Because we unite our sufferings with the sufferings of Jesus, we become more like Jesus. We become more humble. When we suffer, we must set aside our selfishness. The “I” “I” “I,” we have to set aside; we cannot be selfish and think about ourselves always. Suffering helps us to have compassion, understanding, patience with people who are suffering. In this way we grow; we become more like Jesus. Why? Because of our suffering, because of our frustration, because of our limitations, because we must stop thinking about “me” always.
Sometimes, God’s plan for us is that we suffer by letting go of something we dream about, hope for, want very much. Sometimes we need to let go of something so that God can give us something better in our lives.
Let me tell you a story, a story about a young man named Eugene Orowitz. He was a sophomore in high school in New Jersey. He was thin, not very strong. One day he was in gym class; the coach was trying to teach the class to throw a javelin, a long spear. The best distance was about 30 yards. Then he asked Eugene, “Do you want to try it?” No one thought he could throw it far. He picked it up and inside he felt like a brave warrior defending his people. He threw the javelin. It landed 50 yards away, farther than anyone else threw it. He realized he had a talent for this. He practiced every day for months. He was able to throw it almost 211 yards; he won the high school national championship. He was going to get a scholarship to college. Then one day he had an accident; he hurt the ligaments in his shoulder. His hope to go to college and become a star athlete was finished. His dreams for his future were lost. It was the most disappointing thing that happened to him in his young life.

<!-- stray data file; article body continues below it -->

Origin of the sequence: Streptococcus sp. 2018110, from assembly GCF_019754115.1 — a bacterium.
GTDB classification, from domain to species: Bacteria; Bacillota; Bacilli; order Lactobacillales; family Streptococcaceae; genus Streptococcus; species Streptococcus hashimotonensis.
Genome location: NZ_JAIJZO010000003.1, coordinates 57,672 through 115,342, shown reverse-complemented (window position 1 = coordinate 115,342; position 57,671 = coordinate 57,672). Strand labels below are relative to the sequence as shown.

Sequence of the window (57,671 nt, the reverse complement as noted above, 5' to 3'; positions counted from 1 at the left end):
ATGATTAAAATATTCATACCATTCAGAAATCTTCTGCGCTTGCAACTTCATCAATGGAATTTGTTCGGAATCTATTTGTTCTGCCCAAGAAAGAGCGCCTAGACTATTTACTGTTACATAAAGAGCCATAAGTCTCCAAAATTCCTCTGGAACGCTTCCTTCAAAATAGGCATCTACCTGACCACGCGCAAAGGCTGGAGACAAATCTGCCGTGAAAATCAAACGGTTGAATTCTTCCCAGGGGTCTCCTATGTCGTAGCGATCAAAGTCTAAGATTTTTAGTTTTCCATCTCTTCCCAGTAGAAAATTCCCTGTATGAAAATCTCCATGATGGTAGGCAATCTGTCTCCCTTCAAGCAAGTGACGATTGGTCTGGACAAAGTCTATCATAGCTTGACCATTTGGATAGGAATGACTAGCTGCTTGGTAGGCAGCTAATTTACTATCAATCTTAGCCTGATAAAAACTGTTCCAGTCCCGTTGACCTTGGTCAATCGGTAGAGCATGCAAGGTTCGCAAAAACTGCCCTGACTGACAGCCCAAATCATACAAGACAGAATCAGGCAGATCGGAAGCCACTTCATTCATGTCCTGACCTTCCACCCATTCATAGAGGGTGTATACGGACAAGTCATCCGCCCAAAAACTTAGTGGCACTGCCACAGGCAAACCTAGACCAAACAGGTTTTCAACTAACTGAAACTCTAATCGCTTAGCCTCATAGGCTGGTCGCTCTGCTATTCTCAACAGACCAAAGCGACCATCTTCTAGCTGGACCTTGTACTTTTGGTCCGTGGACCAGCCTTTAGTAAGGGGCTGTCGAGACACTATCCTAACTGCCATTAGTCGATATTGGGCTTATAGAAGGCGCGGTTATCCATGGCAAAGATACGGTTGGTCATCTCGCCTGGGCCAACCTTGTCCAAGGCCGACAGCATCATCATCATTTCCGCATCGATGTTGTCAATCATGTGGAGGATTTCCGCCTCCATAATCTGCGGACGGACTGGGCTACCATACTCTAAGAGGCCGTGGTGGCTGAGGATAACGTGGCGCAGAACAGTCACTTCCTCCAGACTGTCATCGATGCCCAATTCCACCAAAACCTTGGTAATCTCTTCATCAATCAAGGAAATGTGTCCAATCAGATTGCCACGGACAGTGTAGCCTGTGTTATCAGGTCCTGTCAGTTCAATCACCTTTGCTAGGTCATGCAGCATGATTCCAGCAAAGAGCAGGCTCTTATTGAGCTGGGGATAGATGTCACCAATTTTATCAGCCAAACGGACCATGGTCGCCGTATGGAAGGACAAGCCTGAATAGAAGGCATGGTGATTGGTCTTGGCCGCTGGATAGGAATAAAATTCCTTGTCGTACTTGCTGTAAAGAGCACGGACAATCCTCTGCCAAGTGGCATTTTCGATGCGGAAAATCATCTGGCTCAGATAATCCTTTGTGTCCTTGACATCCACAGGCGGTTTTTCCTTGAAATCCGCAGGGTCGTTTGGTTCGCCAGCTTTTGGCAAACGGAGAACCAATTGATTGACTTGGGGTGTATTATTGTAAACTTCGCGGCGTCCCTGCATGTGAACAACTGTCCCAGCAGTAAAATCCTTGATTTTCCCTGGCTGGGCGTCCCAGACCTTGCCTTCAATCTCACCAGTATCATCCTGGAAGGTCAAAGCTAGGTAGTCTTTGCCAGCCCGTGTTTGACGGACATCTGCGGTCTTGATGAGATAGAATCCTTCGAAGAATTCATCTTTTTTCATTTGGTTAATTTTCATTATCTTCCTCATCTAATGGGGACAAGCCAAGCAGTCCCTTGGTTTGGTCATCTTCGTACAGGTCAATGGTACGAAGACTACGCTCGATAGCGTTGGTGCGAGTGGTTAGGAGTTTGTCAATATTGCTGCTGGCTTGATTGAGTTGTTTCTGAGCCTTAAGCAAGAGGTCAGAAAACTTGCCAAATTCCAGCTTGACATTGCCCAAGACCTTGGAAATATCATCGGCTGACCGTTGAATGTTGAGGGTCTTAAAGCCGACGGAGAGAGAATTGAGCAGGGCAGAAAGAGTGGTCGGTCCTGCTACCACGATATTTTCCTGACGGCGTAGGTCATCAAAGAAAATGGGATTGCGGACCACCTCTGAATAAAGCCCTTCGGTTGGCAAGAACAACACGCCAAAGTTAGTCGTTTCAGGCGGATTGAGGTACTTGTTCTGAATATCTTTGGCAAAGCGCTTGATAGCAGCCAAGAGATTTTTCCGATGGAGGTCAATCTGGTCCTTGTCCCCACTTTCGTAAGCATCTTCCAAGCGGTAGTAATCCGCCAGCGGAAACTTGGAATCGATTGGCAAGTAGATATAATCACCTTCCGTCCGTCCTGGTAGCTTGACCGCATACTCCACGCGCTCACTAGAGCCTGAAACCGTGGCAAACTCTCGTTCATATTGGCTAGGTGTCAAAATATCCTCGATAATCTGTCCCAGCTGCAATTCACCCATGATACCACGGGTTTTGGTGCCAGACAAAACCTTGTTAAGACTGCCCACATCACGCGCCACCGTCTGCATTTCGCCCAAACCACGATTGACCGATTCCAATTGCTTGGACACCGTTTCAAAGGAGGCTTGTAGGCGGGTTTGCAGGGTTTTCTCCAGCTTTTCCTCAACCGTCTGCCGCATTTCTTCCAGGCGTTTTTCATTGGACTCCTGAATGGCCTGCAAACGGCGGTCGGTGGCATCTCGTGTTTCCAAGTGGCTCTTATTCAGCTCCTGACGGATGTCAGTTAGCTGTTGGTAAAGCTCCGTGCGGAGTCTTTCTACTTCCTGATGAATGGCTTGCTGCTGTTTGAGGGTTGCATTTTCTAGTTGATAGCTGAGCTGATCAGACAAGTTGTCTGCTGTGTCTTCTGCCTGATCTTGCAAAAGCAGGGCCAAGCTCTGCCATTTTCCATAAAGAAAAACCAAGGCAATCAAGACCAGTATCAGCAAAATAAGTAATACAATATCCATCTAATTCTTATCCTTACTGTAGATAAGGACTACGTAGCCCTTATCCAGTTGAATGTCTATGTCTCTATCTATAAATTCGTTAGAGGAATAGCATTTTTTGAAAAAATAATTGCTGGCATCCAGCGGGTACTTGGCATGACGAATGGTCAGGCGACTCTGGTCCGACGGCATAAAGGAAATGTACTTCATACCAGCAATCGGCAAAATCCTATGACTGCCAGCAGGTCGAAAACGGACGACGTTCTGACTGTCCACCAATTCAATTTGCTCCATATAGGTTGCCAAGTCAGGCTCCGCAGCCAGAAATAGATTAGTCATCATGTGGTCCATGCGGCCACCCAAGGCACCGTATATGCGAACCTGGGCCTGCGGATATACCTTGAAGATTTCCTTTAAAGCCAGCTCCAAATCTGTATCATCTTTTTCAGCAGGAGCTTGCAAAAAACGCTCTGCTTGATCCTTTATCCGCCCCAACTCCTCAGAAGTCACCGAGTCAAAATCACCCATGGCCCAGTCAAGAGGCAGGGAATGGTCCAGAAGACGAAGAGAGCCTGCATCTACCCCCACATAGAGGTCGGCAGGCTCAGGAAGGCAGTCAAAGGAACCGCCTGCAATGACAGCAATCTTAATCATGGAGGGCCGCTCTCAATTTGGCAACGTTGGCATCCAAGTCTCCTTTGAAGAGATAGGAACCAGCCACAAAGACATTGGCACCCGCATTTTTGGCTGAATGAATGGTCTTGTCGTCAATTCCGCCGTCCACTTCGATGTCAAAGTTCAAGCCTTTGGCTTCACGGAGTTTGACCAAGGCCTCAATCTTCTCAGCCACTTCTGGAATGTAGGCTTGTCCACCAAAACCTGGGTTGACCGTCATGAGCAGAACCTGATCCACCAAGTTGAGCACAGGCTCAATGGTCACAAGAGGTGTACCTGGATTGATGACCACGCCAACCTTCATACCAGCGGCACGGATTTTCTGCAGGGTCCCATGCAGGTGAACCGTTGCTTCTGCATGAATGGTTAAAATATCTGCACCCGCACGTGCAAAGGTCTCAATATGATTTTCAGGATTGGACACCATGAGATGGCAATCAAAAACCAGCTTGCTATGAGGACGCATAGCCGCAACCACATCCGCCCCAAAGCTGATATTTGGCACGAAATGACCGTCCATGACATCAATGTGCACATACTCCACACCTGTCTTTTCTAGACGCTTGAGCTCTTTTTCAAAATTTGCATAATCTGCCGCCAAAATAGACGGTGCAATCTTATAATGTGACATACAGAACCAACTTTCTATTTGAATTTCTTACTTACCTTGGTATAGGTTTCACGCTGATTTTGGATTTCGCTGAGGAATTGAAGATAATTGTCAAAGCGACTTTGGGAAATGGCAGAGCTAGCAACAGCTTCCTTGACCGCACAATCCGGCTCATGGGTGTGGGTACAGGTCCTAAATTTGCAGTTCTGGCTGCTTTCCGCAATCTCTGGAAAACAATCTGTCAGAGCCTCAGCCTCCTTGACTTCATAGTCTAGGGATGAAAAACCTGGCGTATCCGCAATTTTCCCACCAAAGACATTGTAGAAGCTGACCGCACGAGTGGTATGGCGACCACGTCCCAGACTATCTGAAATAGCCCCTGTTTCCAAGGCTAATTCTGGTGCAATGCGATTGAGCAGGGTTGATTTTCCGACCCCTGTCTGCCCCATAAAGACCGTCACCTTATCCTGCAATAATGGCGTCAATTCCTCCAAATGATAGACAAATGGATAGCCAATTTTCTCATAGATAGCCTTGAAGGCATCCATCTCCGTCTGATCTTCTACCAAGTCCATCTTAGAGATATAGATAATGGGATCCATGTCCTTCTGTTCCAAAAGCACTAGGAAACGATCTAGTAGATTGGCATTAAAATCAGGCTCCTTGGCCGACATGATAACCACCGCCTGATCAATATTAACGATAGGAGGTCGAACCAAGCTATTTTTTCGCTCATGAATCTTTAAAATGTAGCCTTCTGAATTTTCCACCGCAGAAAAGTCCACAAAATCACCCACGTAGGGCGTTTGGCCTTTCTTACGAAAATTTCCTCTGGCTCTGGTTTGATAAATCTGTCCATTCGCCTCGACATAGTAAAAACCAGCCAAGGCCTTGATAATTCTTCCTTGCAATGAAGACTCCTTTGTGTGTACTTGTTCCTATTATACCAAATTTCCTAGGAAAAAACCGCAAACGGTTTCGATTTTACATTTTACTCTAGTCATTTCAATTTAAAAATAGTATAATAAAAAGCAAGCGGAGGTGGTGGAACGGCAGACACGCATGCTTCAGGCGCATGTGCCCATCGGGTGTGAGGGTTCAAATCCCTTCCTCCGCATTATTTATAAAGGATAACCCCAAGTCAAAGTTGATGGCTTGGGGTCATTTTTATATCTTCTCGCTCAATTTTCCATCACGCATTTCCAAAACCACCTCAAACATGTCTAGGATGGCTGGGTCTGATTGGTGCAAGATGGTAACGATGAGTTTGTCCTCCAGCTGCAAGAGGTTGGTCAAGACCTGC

After high school he found a job in a warehouse. There he met a young actor who was struggling with a play. The actor asked Eugene to help him practice some lines. Eugene accepted, and then he became interested in acting, so he went to acting school. Then he had a great opportunity to be on a television show. He changed his name to Michael Landon. He became a big star on television for many, many years. He accomplished so much in his life, more than he dreamed about in high school. The accident was bad when it happened, but it changed his life so that he had a better life.
Sometimes the Lord has plans for us, that we do not know. Sometimes suffering happens in our lives. We wish suffering did not happen, but it is part of God’s plans for us to make us happier, to make us better people, to make us more humble people. Then we can do what the Lord wants us to do. Suffering is never easy. But it can unite us to Jesus more fully. Suffering can help us accomplish what God wants for us; suffering can be part of God’s plan for us. We do not understand when it happens, but we need to trust that God will make something good come from our suffering.